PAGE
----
The impact of climate change on Athens is illuminated through updated data featured in the diaNEOsis report “Incorporating Climate Change into Greece’s Development Model Transformation.” This report sheds light on how the Athenian capital is influenced by shifting climatic conditions and future projections, particularly concerning its thermal environment.

As highlighted in the study due to the Urban Heat Island (UHI) effect, urban areas tend to be warmer than their rural counterparts. Factors contributing to this phenomenon include reduced vegetation coverage, heightened absorption of solar radiation due to urban geometry and surface materials, and human activities generating additional heat. Specifically in Athens, the urban environment experiences elevated temperatures during nighttime hours, attributed to slower cooling compared to rural areas. Conversely, increased thermal loads and energy consumption for cooling in buildings are evident during midday.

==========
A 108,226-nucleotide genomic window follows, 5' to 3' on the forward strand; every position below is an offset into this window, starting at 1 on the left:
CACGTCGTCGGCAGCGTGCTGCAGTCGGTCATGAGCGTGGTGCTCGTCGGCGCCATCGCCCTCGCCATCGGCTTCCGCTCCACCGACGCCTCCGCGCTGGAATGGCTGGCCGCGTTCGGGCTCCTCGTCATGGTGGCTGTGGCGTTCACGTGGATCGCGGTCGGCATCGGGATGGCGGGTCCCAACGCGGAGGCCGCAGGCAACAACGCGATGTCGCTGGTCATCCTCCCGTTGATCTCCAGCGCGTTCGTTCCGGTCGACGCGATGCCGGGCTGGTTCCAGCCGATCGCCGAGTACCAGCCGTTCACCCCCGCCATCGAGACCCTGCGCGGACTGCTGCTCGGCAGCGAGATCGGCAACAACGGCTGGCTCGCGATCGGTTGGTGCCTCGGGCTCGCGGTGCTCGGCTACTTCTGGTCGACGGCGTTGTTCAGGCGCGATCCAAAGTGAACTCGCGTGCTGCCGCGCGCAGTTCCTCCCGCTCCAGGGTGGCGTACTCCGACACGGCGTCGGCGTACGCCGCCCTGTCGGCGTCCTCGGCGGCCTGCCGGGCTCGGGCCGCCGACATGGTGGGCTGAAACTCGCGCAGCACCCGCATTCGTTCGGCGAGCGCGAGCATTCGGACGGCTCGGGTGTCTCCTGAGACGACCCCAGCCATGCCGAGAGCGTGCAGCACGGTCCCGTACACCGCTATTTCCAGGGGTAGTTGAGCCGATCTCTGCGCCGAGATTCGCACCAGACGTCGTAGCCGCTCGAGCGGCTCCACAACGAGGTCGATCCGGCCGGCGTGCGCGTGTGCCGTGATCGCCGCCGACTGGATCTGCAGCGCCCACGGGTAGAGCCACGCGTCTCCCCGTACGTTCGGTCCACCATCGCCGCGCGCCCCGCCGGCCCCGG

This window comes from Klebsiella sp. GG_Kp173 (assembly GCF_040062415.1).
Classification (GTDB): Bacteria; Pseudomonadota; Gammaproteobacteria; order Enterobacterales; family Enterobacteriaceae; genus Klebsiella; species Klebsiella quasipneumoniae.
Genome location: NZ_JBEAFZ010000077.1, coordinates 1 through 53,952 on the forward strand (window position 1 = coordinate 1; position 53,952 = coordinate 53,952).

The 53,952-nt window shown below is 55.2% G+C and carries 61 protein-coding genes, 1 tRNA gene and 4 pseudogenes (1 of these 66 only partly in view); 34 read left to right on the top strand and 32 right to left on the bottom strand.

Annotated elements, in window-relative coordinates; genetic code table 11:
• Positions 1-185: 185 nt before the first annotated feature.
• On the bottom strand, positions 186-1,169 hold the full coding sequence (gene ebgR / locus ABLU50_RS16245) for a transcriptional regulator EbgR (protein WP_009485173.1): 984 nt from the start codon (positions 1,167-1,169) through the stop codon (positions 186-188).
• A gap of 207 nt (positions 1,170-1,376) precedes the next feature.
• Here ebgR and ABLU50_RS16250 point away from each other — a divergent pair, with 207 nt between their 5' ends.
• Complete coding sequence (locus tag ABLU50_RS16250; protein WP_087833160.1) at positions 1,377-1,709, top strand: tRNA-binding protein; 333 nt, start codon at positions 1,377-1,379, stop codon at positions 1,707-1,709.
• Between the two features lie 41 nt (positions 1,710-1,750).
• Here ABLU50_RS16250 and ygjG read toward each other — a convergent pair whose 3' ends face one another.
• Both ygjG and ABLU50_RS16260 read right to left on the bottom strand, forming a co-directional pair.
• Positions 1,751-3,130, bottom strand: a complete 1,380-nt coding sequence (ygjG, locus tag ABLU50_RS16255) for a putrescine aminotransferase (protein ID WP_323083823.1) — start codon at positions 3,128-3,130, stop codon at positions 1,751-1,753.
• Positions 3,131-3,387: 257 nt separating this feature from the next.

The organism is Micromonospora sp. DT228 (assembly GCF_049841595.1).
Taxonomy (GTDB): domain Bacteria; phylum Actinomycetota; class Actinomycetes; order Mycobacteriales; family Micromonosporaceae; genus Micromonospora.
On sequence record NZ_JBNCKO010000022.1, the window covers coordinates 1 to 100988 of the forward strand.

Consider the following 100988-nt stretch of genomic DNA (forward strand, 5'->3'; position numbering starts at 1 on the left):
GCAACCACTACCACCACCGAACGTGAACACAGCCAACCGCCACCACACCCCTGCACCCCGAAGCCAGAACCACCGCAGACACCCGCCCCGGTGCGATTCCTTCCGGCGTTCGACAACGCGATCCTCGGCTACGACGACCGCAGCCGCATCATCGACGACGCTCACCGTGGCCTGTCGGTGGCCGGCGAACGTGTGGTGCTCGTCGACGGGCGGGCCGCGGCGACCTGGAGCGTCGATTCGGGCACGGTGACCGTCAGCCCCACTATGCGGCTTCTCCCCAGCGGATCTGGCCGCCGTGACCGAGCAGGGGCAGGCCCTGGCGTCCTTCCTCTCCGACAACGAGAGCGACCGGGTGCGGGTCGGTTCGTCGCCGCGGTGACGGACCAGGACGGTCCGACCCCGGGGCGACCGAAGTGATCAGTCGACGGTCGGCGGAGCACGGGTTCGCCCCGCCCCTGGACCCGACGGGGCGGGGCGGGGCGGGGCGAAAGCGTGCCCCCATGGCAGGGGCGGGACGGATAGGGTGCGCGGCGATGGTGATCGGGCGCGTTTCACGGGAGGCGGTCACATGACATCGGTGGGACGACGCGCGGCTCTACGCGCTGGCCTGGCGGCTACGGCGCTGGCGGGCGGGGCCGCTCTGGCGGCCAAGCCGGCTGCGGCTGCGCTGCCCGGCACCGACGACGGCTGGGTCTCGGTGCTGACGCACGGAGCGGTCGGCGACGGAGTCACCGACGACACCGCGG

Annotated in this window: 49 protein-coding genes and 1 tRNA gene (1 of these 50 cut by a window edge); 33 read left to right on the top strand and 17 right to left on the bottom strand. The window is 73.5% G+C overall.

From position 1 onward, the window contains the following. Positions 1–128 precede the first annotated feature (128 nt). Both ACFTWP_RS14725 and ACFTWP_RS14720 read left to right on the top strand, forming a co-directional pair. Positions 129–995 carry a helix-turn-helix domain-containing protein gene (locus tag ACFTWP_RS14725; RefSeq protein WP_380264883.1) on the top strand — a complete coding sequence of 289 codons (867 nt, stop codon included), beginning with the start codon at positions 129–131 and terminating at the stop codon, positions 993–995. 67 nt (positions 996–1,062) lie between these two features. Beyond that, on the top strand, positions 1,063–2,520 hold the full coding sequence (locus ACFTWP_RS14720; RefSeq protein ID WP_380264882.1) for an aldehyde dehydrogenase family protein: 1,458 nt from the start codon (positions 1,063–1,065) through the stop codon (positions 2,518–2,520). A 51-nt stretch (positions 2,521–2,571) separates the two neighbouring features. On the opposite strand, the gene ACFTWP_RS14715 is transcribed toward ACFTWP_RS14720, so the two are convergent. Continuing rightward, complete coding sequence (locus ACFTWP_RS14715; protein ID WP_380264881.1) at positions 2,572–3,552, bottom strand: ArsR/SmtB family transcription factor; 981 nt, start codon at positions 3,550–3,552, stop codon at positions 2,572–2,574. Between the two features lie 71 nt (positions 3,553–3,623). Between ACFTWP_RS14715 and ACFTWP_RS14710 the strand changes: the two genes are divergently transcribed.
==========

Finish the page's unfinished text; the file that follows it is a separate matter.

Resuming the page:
The study also uncovers a steady rise in temperatures, attributed to urbanization and climate change. Over the past decade (2011-2020), average maximum daily temperatures surged by 1.6°C compared to the 1971-1980 period, equating to a decade-by-decade increase of 0.32°C. Similarly, average minimum temperatures rose by 1.13°C, reflecting a decade-by-decade increase of 0.23°C.

Analysis of data from the National Observatory of Athens meteorological station reveals a parallel uptick in extreme temperatures, notably an uptick in heatwave occurrences. While the frequency of heatwaves has surged, their intensity has seen a less pronounced rise.

Looking ahead, the forecast is troubling. Climate model simulations for the period 2046-2065, under the most adverse scenario (RCP8.5), paint a bleak picture, projecting further escalation of thermal stress in Athens.